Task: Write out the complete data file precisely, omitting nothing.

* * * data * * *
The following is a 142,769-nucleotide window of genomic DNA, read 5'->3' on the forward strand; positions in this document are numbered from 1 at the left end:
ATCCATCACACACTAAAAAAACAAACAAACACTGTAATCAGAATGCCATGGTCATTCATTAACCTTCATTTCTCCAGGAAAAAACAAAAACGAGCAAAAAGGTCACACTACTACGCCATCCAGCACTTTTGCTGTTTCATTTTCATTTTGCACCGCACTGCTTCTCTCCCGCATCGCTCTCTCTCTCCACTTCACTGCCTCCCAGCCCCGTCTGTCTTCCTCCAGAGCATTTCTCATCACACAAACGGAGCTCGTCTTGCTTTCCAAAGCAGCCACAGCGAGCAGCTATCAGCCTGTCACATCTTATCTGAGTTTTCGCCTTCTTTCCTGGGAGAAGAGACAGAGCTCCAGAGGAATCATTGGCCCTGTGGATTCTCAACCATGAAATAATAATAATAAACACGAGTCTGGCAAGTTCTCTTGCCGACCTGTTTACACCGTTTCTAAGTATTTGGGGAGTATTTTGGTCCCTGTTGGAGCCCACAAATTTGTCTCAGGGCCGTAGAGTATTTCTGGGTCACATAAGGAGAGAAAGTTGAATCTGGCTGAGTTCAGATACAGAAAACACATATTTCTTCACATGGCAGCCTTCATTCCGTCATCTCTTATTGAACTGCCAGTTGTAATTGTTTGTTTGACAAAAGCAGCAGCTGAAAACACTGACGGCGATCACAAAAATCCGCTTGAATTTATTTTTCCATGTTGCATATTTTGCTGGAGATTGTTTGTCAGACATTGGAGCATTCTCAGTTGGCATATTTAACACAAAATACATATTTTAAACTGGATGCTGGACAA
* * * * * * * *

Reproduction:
The following is a 142,769-nucleotide window of genomic DNA, read 5'->3' on the forward strand; positions in this document are numbered from 1 at the left end:
ATCCATCACACACTAAAAAAACAAACAAACACTGTAATCAGAATGCCATGGTCATTCATTAACCTTCATTTCTCCAGGAAAAAACAAAAACGAGCAAAAAGGTCACACTACTACGCCATCCAGCACTTTTGCTGTTTCATTTTCATTTTGCACCGCACTGCTTCTCTCCCGCATCGCTCTCTCTCTCCACTTCACTGCCTCCCAGCCCCGTCTGTCTTCCTCCAGAGCATTTCTCATCACACAAACGGAGCTCGTCTTGCTTTCCAAAGCAGCCACAGCGAGCAGCTATCAGCCTGTCACATCTTATCTGAGTTTTCGCCTTCTTTCCTGGGAGAAGAGACAGAGCTCCAGAGGAATCATTGGCCCTGTGGATTCTCAACCATGAAATAATAATAATAAACACGAGTCTGGCAAGTTCTCTTGCCGACCTGTTTACACCGTTTCTAAGTATTTGGGGAGTATTTTGGTCCCTGTTGGAGCCCACAAATTTGTCTCAGGGCCGTAGAGTATTTCTGGGTCACATAAGGAGAGAAAGTTGAATCTGGCTGAGTTCAGATACAGAAAACACATATTTCTTCACATGGCAGCCTTCATTCCGTCATCTCTTATTGAACTGCCAGTTGTAATTGTTTGTTTGACAAAAGCAGCAGCTGAAAACACTGACGGCGATCACAAAAATCCGCTTGAATTTATTTTTCCATGTTGCATATTTTGCTGGAGATTGTTTGTCAGACATTGGAGCATTCTCAGTTGGCATATTTAACACAAAATACATATTTTAAACTGGATGCTGGACAA